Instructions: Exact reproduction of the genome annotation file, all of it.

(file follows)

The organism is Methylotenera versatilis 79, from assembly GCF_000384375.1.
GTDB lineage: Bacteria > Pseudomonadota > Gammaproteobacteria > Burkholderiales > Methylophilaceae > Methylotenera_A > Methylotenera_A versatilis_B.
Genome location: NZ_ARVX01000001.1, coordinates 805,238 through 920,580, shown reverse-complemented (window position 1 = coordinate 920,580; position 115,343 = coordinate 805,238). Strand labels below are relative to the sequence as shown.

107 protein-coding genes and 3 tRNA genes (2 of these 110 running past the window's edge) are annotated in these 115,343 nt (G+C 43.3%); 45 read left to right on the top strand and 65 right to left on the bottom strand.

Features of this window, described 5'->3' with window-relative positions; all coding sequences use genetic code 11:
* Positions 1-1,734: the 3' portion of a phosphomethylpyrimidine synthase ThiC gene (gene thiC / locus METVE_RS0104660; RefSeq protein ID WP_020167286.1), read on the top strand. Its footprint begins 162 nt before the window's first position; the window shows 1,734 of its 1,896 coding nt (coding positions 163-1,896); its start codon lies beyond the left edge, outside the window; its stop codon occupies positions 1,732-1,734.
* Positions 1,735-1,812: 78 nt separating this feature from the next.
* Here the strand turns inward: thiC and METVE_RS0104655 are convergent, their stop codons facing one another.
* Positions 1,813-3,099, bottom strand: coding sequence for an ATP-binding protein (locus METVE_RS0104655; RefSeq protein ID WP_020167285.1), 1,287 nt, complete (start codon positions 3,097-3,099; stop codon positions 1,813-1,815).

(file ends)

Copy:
The organism is Methylotenera versatilis 79, from assembly GCF_000384375.1.
GTDB lineage: Bacteria > Pseudomonadota > Gammaproteobacteria > Burkholderiales > Methylophilaceae > Methylotenera_A > Methylotenera_A versatilis_B.
Genome location: NZ_ARVX01000001.1, coordinates 805,238 through 920,580, shown reverse-complemented (window position 1 = coordinate 920,580; position 115,343 = coordinate 805,238). Strand labels below are relative to the sequence as shown.

107 protein-coding genes and 3 tRNA genes (2 of these 110 running past the window's edge) are annotated in these 115,343 nt (G+C 43.3%); 45 read left to right on the top strand and 65 right to left on the bottom strand.

Features of this window, described 5'->3' with window-relative positions; all coding sequences use genetic code 11:
* Positions 1-1,734: the 3' portion of a phosphomethylpyrimidine synthase ThiC gene (gene thiC / locus METVE_RS0104660; RefSeq protein ID WP_020167286.1), read on the top strand. Its footprint begins 162 nt before the window's first position; the window shows 1,734 of its 1,896 coding nt (coding positions 163-1,896); its start codon lies beyond the left edge, outside the window; its stop codon occupies positions 1,732-1,734.
* Positions 1,735-1,812: 78 nt separating this feature from the next.
* Here the strand turns inward: thiC and METVE_RS0104655 are convergent, their stop codons facing one another.
* Positions 1,813-3,099, bottom strand: coding sequence for an ATP-binding protein (locus METVE_RS0104655; RefSeq protein ID WP_020167285.1), 1,287 nt, complete (start codon positions 3,097-3,099; stop codon positions 1,813-1,815).